100 lb. Club - Stopping the All or Nothing Mentality
02-26-2007, 10:30 PM
All or Nothing! Do or Die! Either you're in or you're out!
Really? No. Nope. Stop it.
I'm going to get on my soapbox here. Today, I went out to lunch due to poor planning. I got something I thought was healthy (chicken mole platter) only to go back later and figure out that WOW, that was a really bad choice.
All or nothing is one of the biggest pitfalls in dieting. Beating yourself up because you went off plan, slept in instead of going to the gym or had one too many martinis with your friends. If you're like a typical dieter, beating yourself up turns into self-doubt (or self-hate) and you start saying things like, "Why do I even try?" "Who am I fooling? I'm never going to lose this weight." "I hate myself."
I'm here to tell you to cut it out.
This self-talk is not going to get you anywhere except unhappier, unhealthier and all out grumpy.
So how do we turn it around? How do you go from burying your face in a three layer cake to the treadmill? How do you NOT turn one mistake into a week of gluttony and depression?
Here's my advice:
1. Own it. Sticking your head in the sand is not going to work.
2. Figure out what went wrong. Was it a bad day? Did you forget to plan? Or is it something you've cut out of your diet entirely and now your binging on it?
3. Is there a way to avoid this in the future? How?
4. Do ONE healthy thing AFTER the slip up - THAT DAY if possible. This is going to put you back on track. Yes, I ate the whole bag but I got on the treadmill and I wasn't planning on doing that today or I drank all my water or I ate more vegetables for dinner or I journaled all the food and the feelings that went with them.
Try to remember that being super strict on yourself is like being a overbearing parent - one day you're going to act out. Give yourself a break every once in awhile. Figure out a strategy that works for you.
So what's your advice to other people who fall off the wagon?
02-26-2007, 10:44 PM
I'm glad you got on your soapbox, that is good advice! When I have a slip up it's soooo hard to not let it have a snowball effect of destruction. I've gotten better at understanding that it takes more than one bad day to really do damage so now I try to get back on trak ASAP!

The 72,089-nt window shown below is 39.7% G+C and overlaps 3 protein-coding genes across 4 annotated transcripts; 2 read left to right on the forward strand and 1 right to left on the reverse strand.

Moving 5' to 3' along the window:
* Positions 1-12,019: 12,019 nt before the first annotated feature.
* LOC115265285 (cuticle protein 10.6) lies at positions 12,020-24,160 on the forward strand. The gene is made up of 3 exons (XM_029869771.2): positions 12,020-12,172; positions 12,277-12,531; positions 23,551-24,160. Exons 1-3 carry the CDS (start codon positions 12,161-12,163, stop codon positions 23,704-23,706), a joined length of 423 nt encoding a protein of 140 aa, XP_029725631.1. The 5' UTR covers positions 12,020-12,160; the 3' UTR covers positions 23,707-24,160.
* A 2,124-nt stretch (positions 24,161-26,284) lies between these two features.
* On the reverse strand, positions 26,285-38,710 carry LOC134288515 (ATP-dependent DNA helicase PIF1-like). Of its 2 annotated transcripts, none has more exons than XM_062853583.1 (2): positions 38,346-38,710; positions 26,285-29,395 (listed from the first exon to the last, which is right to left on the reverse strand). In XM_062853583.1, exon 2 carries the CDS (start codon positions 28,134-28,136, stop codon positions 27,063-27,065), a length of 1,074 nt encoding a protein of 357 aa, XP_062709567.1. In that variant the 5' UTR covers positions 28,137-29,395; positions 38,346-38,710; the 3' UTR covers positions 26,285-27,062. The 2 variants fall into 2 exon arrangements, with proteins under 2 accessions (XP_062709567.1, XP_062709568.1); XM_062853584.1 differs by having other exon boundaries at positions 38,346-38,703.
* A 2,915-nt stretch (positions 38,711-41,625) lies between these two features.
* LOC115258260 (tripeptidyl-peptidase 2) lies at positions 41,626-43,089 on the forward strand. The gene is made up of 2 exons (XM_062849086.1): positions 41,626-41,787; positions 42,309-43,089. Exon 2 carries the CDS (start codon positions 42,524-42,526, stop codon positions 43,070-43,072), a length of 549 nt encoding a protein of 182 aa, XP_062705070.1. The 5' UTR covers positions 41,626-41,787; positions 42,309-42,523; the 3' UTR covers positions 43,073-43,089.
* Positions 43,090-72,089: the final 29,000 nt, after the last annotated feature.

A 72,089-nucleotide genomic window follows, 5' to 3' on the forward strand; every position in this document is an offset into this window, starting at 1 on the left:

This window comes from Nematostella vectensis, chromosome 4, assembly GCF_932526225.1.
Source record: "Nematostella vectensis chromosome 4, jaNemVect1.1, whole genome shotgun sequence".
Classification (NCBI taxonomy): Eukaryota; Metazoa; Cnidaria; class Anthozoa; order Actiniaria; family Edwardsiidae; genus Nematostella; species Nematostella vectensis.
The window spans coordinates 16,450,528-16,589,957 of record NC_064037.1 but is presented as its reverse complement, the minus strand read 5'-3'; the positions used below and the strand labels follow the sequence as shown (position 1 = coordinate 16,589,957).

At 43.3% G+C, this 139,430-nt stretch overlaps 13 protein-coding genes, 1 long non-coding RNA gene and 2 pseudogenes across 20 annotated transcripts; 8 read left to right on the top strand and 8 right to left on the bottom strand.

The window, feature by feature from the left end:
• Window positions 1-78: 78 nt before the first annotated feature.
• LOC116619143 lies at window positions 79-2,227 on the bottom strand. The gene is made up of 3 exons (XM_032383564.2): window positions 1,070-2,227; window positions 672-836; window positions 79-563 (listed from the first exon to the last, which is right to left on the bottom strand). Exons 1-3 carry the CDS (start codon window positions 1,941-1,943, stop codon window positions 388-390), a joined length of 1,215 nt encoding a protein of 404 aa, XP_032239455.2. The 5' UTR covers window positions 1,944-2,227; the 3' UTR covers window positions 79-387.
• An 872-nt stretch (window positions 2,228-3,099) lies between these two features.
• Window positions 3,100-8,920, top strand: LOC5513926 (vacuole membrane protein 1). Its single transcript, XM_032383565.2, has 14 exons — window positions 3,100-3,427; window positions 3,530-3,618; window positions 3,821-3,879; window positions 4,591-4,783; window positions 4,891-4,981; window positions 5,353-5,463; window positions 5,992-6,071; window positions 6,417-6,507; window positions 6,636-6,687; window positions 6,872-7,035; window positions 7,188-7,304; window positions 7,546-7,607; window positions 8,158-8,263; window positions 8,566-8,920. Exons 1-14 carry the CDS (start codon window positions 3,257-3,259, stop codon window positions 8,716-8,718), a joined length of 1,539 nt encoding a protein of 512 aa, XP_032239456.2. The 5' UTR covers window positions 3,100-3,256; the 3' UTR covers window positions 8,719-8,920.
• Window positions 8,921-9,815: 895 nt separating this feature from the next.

02-26-2007, 10:48 PM
I love this post!
I have already stated in a few posts what my mind set is this time and in a nutshell it is exactly what you said: I'm doing away with the all or nothing mentality. If getting dessert one night when go out to eat is going to keep me from going on a seven day binge, then so be it! I think if you plan to give into your cravings sometimes (not always, for me, I lean towards once a week) then you can't count it as falling off the wagon. You have the food you want, crave etc and then you are right back on plan.
I need to live with this the rest of my life; I don't want constant deprivation to be what I am living with.
02-26-2007, 11:04 PM
very good point. At a weight watchers meeting once the leader made the point that if you miss a stair going down a staircase, you don't say well I've already slipped and throw yourself down the staircase; you try to fix your balance and keep on going.
02-26-2007, 11:11 PM
I have always had that all or nothing attitude. I would say it's my biggest problem. But when I make an offplan choice or have an offplan meal, I don't beat my self up, it's like wooohooo, what can I have next? When I am onplan I am sure to work in some treats and even pizza at times. So my plan is far from strict, as long as it's under 1800 then I'm good. But let's say I have done good all day. I have maybe 800 calories left for dinner. Then I end up choosing an italian beef w/ mozz and onion rings. I went over my calories for the day. But once I am over, it's like a free for all, I am so much more likely to then have dessert...heck I already blew it. Then the next morning, I am in the mood to eat because I ate crappy (and alot) last night. And the plan just goes down the drain. I would be fine if I could just say man...look how much I went over, I better stop right now. But I don't. Once I am over, It's like the gates have been unlocked.
It's so stupid, but it's how I behave time and time again. Once again proving the point it's all mental.
02-26-2007, 11:46 PM
I'm with you Sandi - I definitely do that same thing from time to time. Lately it's been that I'm getting into NOT cooking, and eating badly usually means eating out. I've been trying to eat out with healthy foods, I find that helps. The girl at the salad place knows me FAR too well these days!
Another thing that I'm bad with is weigh in's, I figure since I'm *only* losing 1 pound a week that I'm not doing good. I dread weigh ins and I feel pretty crappy when I just see one stupid pound, I do beat myself up.. it's not good and I really have to get over it. 1 pound a week is GOOD! I annoy myself on weigh in days.. heh..
02-27-2007, 01:39 AM
Great post Jessica! I love your attitude!! (and you have a lovely profile pic too!)